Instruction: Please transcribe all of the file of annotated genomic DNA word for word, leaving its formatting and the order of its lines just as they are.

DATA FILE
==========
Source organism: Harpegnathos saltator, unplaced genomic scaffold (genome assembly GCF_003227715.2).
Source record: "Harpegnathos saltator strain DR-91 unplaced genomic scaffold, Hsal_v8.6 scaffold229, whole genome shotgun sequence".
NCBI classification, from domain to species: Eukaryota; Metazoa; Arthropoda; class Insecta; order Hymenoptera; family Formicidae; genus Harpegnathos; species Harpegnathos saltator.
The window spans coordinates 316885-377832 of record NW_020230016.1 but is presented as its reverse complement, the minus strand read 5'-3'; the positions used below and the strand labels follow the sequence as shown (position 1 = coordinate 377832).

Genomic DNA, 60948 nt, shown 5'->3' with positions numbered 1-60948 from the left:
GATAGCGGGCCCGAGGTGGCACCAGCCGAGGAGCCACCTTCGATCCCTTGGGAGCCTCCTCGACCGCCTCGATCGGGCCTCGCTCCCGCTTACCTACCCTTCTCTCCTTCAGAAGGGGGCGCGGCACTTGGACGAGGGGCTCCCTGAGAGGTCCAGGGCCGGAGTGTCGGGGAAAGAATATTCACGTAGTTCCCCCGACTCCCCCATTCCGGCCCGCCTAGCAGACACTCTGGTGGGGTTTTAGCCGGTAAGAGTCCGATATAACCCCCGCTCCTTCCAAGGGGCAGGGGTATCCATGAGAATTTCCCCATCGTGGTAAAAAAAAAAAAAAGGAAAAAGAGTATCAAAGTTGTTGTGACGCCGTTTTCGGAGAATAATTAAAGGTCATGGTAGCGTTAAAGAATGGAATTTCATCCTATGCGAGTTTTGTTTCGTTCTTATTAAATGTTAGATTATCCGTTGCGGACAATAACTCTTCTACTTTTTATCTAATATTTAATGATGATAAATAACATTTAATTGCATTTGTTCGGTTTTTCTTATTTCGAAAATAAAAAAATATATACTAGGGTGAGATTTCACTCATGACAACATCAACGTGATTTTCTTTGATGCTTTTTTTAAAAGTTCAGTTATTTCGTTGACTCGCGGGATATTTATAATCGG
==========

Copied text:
Source organism: Harpegnathos saltator, unplaced genomic scaffold (genome assembly GCF_003227715.2).
Source record: "Harpegnathos saltator strain DR-91 unplaced genomic scaffold, Hsal_v8.6 scaffold229, whole genome shotgun sequence".
NCBI classification, from domain to species: Eukaryota; Metazoa; Arthropoda; class Insecta; order Hymenoptera; family Formicidae; genus Harpegnathos; species Harpegnathos saltator.
The window spans coordinates 316885-377832 of record NW_020230016.1 but is presented as its reverse complement, the minus strand read 5'-3'; the positions used below and the strand labels follow the sequence as shown (position 1 = coordinate 377832).

Genomic DNA, 60948 nt, shown 5'->3' with positions numbered 1-60948 from the left:
GATAGCGGGCCCGAGGTGGCACCAGCCGAGGAGCCACCTTCGATCCCTTGGGAGCCTCCTCGACCGCCTCGATCGGGCCTCGCTCCCGCTTACCTACCCTTCTCTCCTTCAGAAGGGGGCGCGGCACTTGGACGAGGGGCTCCCTGAGAGGTCCAGGGCCGGAGTGTCGGGGAAAGAATATTCACGTAGTTCCCCCGACTCCCCCATTCCGGCCCGCCTAGCAGACACTCTGGTGGGGTTTTAGCCGGTAAGAGTCCGATATAACCCCCGCTCCTTCCAAGGGGCAGGGGTATCCATGAGAATTTCCCCATCGTGGTAAAAAAAAAAAAAAGGAAAAAGAGTATCAAAGTTGTTGTGACGCCGTTTTCGGAGAATAATTAAAGGTCATGGTAGCGTTAAAGAATGGAATTTCATCCTATGCGAGTTTTGTTTCGTTCTTATTAAATGTTAGATTATCCGTTGCGGACAATAACTCTTCTACTTTTTATCTAATATTTAATGATGATAAATAACATTTAATTGCATTTGTTCGGTTTTTCTTATTTCGAAAATAAAAAAATATATACTAGGGTGAGATTTCACTCATGACAACATCAACGTGATTTTCTTTGATGCTTTTTTTAAAAGTTCAGTTATTTCGTTGACTCGCGGGATATTTATAATCGG